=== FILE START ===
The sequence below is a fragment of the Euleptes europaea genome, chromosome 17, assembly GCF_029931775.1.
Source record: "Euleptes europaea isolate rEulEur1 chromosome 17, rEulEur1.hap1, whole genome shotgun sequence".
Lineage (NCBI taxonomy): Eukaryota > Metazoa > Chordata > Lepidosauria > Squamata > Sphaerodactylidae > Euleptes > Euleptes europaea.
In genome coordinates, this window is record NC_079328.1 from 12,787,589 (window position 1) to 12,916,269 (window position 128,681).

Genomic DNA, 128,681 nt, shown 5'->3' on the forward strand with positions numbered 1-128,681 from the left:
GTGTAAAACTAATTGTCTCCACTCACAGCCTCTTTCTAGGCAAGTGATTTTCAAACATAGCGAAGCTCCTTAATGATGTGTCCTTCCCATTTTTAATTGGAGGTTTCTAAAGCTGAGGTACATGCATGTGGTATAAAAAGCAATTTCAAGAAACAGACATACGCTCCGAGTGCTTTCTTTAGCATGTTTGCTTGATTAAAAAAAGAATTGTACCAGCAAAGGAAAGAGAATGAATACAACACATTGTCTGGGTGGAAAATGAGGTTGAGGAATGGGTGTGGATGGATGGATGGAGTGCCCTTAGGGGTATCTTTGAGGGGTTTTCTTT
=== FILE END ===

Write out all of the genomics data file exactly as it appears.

The sequence below is a fragment of the Euleptes europaea genome, chromosome 17, assembly GCF_029931775.1.
Source record: "Euleptes europaea isolate rEulEur1 chromosome 17, rEulEur1.hap1, whole genome shotgun sequence".
Lineage (NCBI taxonomy): Eukaryota > Metazoa > Chordata > Lepidosauria > Squamata > Sphaerodactylidae > Euleptes > Euleptes europaea.
In genome coordinates, this window is record NC_079328.1 from 12,787,589 (window position 1) to 12,916,269 (window position 128,681).

Genomic DNA, 128,681 nt, shown 5'->3' on the forward strand with positions numbered 1-128,681 from the left:
GTGTAAAACTAATTGTCTCCACTCACAGCCTCTTTCTAGGCAAGTGATTTTCAAACATAGCGAAGCTCCTTAATGATGTGTCCTTCCCATTTTTAATTGGAGGTTTCTAAAGCTGAGGTACATGCATGTGGTATAAAAAGCAATTTCAAGAAACAGACATACGCTCCGAGTGCTTTCTTTAGCATGTTTGCTTGATTAAAAAAAGAATTGTACCAGCAAAGGAAAGAGAATGAATACAACACATTGTCTGGGTGGAAAATGAGGTTGAGGAATGGGTGTGGATGGATGGATGGAGTGCCCTTAGGGGTATCTTTGAGGGGTTTTCTTT